Updated: Aug 22
Omega-3 fatty acids are types of polyunsaturated fats. They have gained a lot of attention because of their many health benefits such as heart health, lowering triglycerides and their effect on brain, nerve and eye development in children of pregnant and breastfeeding women. There is also ongoing research to determine the benefits of omega-3 fatty acids for inflammatory diseases such as rheumatoid arthritis; cognitive disorders, such as Alzheimer’s and dementia; mental health disorders including depression and anxiety; and certain types of cancer, however this is not yet conclusive.
There are 3 types of omega-3 fatty acids: alpha-linolenic acid (ALA), docosahexanoic acid (DHA) and eicosapentaenoic acid (EPA).
Our bodies do not produce these omega-3 fatty acids, so it is essential to get them through diet or a supplement.
Fatty fish such as, salmon, mackerel, herring, trout, sardines and arctic char are great sources of the most beneficial type of omega-3 fatty acids, EPA and DHA. Other fish contain omega-3 fatty acids as well, but in smaller amounts. In Canada, there is no specific Recommended Dietary Allowance (RDA) for EPA & DHA. For healthy individuals, it is recommended that you try to consume at least 2 servings of fish (75 g/2.5 oz.) per week and increase your intake of omega-3 fatty acids from plant sources. This would provide, on average, between approximately 2.5 - 5 grams(g) EPA & DHA per day.
There are also plant sources of omega-3 fatty acids such as flax, soy and canola oil, ground flax seed, chia and hemp seeds, walnuts, soybeans and tofu. These foods contain ALA, which can be converted in the body to DHA and EPA, but in limited amounts. The current Recommended Dietary Allowance (RDA) for adults 19 years of age and older is between 1.1 to 1.6 g ALA per day.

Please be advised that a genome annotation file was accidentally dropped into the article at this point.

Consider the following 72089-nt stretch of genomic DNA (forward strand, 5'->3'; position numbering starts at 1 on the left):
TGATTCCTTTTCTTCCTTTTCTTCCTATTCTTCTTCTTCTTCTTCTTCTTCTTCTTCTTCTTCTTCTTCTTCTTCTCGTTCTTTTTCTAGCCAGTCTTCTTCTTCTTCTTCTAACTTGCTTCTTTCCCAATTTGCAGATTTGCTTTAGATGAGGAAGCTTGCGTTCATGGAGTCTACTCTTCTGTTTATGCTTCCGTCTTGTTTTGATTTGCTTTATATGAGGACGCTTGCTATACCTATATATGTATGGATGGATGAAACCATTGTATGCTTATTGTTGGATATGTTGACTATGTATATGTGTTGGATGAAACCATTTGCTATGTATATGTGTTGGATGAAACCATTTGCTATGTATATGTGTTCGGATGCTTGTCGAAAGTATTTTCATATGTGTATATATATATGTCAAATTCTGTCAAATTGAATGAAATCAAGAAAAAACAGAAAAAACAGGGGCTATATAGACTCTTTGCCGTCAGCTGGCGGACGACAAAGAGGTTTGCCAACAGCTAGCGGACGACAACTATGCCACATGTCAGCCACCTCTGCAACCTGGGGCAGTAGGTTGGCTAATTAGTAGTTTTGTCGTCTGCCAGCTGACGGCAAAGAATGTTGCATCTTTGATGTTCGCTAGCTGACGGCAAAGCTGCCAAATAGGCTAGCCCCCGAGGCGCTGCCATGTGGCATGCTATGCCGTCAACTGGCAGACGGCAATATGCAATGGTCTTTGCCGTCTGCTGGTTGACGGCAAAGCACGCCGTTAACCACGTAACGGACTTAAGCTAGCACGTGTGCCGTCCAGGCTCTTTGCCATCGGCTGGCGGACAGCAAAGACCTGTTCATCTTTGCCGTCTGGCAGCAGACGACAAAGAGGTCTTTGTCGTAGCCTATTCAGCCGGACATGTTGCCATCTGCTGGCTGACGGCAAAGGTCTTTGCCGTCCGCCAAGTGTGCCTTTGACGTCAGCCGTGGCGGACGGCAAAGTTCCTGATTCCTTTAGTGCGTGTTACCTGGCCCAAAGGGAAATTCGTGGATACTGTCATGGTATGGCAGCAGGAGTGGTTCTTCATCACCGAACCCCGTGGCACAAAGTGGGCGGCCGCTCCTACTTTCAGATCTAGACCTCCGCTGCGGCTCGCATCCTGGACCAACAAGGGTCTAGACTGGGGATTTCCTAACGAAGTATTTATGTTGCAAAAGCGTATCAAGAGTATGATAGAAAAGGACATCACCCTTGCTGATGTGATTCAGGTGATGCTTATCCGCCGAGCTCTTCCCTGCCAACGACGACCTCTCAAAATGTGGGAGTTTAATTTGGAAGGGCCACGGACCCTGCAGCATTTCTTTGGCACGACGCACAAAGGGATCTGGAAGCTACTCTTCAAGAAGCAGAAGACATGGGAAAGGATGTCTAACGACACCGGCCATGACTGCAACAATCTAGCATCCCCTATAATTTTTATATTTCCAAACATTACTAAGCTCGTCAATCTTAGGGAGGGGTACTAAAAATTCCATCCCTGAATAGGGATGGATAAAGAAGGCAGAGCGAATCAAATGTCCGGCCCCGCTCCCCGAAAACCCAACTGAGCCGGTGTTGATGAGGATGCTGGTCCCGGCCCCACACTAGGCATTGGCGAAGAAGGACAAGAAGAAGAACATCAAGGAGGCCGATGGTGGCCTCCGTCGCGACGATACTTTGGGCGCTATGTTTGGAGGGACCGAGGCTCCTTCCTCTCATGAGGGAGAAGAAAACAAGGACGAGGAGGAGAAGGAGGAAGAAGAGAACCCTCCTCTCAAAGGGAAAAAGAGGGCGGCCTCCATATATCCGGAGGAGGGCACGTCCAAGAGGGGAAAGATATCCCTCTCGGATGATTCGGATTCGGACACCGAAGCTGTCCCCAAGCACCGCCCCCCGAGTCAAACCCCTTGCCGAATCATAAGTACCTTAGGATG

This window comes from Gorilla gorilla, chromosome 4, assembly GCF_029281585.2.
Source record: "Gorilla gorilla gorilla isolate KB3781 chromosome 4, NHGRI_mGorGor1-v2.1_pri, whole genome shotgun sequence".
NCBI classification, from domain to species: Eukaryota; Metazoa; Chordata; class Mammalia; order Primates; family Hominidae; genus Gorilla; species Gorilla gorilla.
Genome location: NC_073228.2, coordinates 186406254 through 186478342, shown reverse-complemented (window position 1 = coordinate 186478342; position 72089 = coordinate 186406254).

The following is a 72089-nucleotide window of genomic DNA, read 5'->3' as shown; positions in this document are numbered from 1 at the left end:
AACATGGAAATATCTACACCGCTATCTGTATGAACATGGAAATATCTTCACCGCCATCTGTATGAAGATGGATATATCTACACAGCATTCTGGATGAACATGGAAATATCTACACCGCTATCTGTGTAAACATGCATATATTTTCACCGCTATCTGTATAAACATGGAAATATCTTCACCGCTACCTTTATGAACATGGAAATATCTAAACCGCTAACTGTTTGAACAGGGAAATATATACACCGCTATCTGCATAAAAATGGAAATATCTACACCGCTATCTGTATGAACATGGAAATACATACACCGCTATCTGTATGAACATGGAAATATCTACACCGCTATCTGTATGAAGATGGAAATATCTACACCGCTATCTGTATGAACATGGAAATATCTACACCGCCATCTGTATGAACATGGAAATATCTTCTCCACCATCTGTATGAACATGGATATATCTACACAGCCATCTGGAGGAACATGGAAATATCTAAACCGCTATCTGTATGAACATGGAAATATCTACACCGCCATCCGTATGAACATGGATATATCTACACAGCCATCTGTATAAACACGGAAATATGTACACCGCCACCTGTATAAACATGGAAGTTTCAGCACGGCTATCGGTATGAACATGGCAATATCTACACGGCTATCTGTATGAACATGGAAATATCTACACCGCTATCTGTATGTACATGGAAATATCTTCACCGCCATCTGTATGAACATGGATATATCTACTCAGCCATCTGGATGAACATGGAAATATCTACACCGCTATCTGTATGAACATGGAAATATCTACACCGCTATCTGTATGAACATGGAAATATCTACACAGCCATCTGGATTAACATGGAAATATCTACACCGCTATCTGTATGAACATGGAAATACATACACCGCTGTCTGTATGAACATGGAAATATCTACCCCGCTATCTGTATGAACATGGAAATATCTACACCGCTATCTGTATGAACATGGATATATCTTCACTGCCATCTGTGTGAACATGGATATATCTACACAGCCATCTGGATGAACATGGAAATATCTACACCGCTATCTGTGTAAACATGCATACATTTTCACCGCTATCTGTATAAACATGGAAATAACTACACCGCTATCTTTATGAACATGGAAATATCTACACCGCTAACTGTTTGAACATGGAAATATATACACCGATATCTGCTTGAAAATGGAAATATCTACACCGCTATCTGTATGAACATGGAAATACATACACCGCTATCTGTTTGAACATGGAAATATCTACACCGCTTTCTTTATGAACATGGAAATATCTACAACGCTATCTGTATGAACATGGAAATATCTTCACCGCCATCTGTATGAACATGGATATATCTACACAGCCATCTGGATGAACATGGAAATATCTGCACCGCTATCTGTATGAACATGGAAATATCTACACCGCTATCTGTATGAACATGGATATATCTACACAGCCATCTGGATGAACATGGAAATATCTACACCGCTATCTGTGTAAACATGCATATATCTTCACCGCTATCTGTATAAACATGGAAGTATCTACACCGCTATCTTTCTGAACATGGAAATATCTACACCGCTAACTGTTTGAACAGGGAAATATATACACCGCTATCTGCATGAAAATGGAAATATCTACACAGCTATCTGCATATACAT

Omega-3 fats can also be found in some eggs, juices, margarines, cheese and milk, where specified on the label.
People with existing heart disease may want to consider taking an omega-3 supplement if they think they are not getting enough from dietary sources. Omega-3 supplements can come in the form of fish or krill oil, or vegetarian sources such as algal oil. A supplement containing about 1 gram (g) DHA + EPA should be sufficient for most people with existing heart disease. For those with elevated triglycerides, a supplement containing 2-4 grams (g) of EPA + DHA is suggested. This higher dose should be taken under a doctor’s supervision due to the potential to interact with some heart medications.
Some individuals complain of “fishy” burps after taking an omega-3 supplement. Taking the supplement with the largest meal of the day may help alleviate this problem.
There is concern about the consumption of certain types of fish which may be high in mercury. It is recommended that you limit your intake of fish such as: fresh/frozen or canned albacore (white) tuna, shark, swordfish, marlin, orange roughy and escolar. For more information, please visit the Health Canada website: Mercury in Fish.
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